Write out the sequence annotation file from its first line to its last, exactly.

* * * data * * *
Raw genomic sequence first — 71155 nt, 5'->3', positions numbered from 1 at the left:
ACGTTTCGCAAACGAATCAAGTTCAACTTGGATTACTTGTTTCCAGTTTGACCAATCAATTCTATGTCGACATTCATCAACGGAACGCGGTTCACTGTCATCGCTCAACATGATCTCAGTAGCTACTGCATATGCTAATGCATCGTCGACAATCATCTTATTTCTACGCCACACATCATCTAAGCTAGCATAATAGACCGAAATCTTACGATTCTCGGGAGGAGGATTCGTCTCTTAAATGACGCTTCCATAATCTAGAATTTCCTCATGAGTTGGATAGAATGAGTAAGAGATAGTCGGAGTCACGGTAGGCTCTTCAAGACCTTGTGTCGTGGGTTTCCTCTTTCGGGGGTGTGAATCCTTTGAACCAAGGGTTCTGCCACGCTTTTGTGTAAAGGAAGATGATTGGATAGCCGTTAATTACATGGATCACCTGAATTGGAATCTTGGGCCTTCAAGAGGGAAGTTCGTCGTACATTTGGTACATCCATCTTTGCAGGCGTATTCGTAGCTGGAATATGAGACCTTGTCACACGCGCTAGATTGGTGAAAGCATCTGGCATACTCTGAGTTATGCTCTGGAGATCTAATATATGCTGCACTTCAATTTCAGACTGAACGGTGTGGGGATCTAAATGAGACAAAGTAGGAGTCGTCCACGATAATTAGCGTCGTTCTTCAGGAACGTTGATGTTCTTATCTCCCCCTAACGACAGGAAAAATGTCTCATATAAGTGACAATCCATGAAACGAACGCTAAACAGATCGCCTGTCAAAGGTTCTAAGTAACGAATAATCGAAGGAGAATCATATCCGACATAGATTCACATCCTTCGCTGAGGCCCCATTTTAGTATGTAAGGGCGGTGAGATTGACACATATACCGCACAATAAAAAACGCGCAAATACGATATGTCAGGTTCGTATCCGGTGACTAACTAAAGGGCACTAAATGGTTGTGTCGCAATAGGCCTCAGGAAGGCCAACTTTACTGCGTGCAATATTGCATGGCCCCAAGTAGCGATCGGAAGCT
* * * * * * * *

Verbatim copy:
Raw genomic sequence first — 71155 nt, 5'->3', positions numbered from 1 at the left:
ACGTTTCGCAAACGAATCAAGTTCAACTTGGATTACTTGTTTCCAGTTTGACCAATCAATTCTATGTCGACATTCATCAACGGAACGCGGTTCACTGTCATCGCTCAACATGATCTCAGTAGCTACTGCATATGCTAATGCATCGTCGACAATCATCTTATTTCTACGCCACACATCATCTAAGCTAGCATAATAGACCGAAATCTTACGATTCTCGGGAGGAGGATTCGTCTCTTAAATGACGCTTCCATAATCTAGAATTTCCTCATGAGTTGGATAGAATGAGTAAGAGATAGTCGGAGTCACGGTAGGCTCTTCAAGACCTTGTGTCGTGGGTTTCCTCTTTCGGGGGTGTGAATCCTTTGAACCAAGGGTTCTGCCACGCTTTTGTGTAAAGGAAGATGATTGGATAGCCGTTAATTACATGGATCACCTGAATTGGAATCTTGGGCCTTCAAGAGGGAAGTTCGTCGTACATTTGGTACATCCATCTTTGCAGGCGTATTCGTAGCTGGAATATGAGACCTTGTCACACGCGCTAGATTGGTGAAAGCATCTGGCATACTCTGAGTTATGCTCTGGAGATCTAATATATGCTGCACTTCAATTTCAGACTGAACGGTGTGGGGATCTAAATGAGACAAAGTAGGAGTCGTCCACGATAATTAGCGTCGTTCTTCAGGAACGTTGATGTTCTTATCTCCCCCTAACGACAGGAAAAATGTCTCATATAAGTGACAATCCATGAAACGAACGCTAAACAGATCGCCTGTCAAAGGTTCTAAGTAACGAATAATCGAAGGAGAATCATATCCGACATAGATTCACATCCTTCGCTGAGGCCCCATTTTAGTATGTAAGGGCGGTGAGATTGACACATATACCGCACAATAAAAAACGCGCAAATACGATATGTCAGGTTCGTATCCGGTGACTAACTAAAGGGCACTAAATGGTTGTGTCGCAATAGGCCTCAGGAAGGCCAACTTTACTGCGTGCAATATTGCATGGCCCCAAGTAGCGATCGGAAGCT